The total number of global coronavirus cases on Saturday surpassed 80 million as countries around the world are experiencing surges of the disease amid the holiday season. 
According to data compiled by Johns Hopkins University, about 472,000 new COVID-19 cases were recorded on Christmas Day globally, with the number of deaths due to the virus now standing at more than 1.75 million. 
The U.S. far surpasses other countries in the number of total cases, with more than 18.8 million infections as of Saturday. The U.S. is followed by India, with nearly 10.2 million cases and then Brazil, which has recorded 7.4 million infections.
The U.S. also leads the world in coronavirus-related deaths with the country topping 330,000 deaths, followed by Brazil at 190,488, and India at 147,343. 
The grim milestone comes as some countries are now battling a new strain of the virus that British scientists this week found to be 56 percent more contagious than the original variant. 
The first reported cases of the new strain were found in the United Kingdom (U.K.), prompting several European countries and others around the world to limit foreign travel. 
On Saturday, Japan announced that it would temporarily ban nonresident foreign nationals from entering the country, citing the risk of the new COVID-19 strain.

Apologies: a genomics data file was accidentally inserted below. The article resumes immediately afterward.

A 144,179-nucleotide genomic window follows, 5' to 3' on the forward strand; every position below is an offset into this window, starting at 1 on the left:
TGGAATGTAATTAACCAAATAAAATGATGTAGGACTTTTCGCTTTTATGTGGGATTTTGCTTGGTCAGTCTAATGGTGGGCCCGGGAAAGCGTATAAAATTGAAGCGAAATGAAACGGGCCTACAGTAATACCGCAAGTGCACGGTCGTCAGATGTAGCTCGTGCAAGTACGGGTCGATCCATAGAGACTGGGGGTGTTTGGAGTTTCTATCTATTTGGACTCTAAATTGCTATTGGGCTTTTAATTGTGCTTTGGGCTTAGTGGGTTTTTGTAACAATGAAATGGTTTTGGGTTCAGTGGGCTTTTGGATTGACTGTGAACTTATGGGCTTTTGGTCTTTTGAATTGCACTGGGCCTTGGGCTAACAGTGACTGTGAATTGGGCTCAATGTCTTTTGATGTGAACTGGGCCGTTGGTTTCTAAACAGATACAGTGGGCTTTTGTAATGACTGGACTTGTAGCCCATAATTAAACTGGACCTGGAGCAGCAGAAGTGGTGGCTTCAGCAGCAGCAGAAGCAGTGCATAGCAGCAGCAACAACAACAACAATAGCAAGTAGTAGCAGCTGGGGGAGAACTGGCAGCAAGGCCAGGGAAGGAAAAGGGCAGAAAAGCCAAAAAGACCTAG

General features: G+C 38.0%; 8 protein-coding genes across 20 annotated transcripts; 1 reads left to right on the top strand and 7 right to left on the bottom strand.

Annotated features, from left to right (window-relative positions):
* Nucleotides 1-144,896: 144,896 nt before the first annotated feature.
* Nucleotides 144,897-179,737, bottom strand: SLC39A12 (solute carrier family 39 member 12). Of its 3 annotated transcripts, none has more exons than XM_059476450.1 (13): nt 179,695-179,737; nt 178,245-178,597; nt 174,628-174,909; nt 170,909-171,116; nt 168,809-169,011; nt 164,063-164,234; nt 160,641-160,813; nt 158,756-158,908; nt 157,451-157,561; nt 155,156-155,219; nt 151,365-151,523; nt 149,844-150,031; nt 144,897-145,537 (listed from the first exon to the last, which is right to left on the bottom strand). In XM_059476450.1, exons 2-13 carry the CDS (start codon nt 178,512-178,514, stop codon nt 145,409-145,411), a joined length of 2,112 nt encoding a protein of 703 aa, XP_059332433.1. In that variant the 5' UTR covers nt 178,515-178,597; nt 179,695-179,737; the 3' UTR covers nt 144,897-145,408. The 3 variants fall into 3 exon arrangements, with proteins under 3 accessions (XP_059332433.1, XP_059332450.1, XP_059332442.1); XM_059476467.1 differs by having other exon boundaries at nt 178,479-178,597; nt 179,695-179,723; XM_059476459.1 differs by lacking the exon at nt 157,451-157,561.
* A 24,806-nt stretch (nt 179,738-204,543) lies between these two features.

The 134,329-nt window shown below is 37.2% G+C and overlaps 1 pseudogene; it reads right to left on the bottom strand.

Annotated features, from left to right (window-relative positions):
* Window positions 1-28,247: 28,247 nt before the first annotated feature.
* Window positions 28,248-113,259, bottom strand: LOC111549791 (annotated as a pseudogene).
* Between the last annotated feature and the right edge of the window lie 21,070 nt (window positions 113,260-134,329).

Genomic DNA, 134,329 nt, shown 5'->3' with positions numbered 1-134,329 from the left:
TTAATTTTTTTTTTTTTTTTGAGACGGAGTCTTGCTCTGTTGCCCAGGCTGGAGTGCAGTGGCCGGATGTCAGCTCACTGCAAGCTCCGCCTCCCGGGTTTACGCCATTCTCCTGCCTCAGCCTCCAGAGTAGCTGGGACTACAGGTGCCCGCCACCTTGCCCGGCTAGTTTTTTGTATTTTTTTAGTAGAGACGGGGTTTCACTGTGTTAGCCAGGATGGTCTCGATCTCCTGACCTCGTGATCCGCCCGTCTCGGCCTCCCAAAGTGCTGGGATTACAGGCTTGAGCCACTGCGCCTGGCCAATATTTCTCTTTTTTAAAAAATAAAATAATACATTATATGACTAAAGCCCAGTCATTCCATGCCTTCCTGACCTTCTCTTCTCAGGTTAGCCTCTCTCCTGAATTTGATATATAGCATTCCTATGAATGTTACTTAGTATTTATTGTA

Japanese officials confirmed that a more contagious strain of the virus from the U.K. had entered the country, with the first detected cases involving passengers arriving from Britain.
Despite the surges in coronavirus infections and deaths, the approval of vaccines in several countries could possibly signal an eventual end to the pandemic.
Pharmaceutical company Moderna said in a statement on Wednesday that its vaccine will likely be able to protect people from the new, highly infectious strain, adding that it planned to run tests to confirm the vaccines efficacy. 
The U.S. Food and Drug Administration (FDA) has so far approved the Moderna vaccine as well as the candidate developed by Pfizer and BioNTech for emergency use. Millions of doses of the these vaccines have already distributed for health care professionals and other frontline workers. 
Several public figures and elected officials, including Vice President Pence and President-elect Joe Biden, have received the vaccine publicly to promote public confidence in the safety of the inoculation. 
Countries in the European Union began receiving their first shipments of a COVID-19 vaccine this weekend ahead of a massive rollout planned for Sunday.
Efforts will be underway Sunday to vaccinate at-risk populations and and medical workers in some of the countries that experienced the brunt of the virus’s first wave this spring including the Czech Republic, Italy and Spain, The Associated Press reported.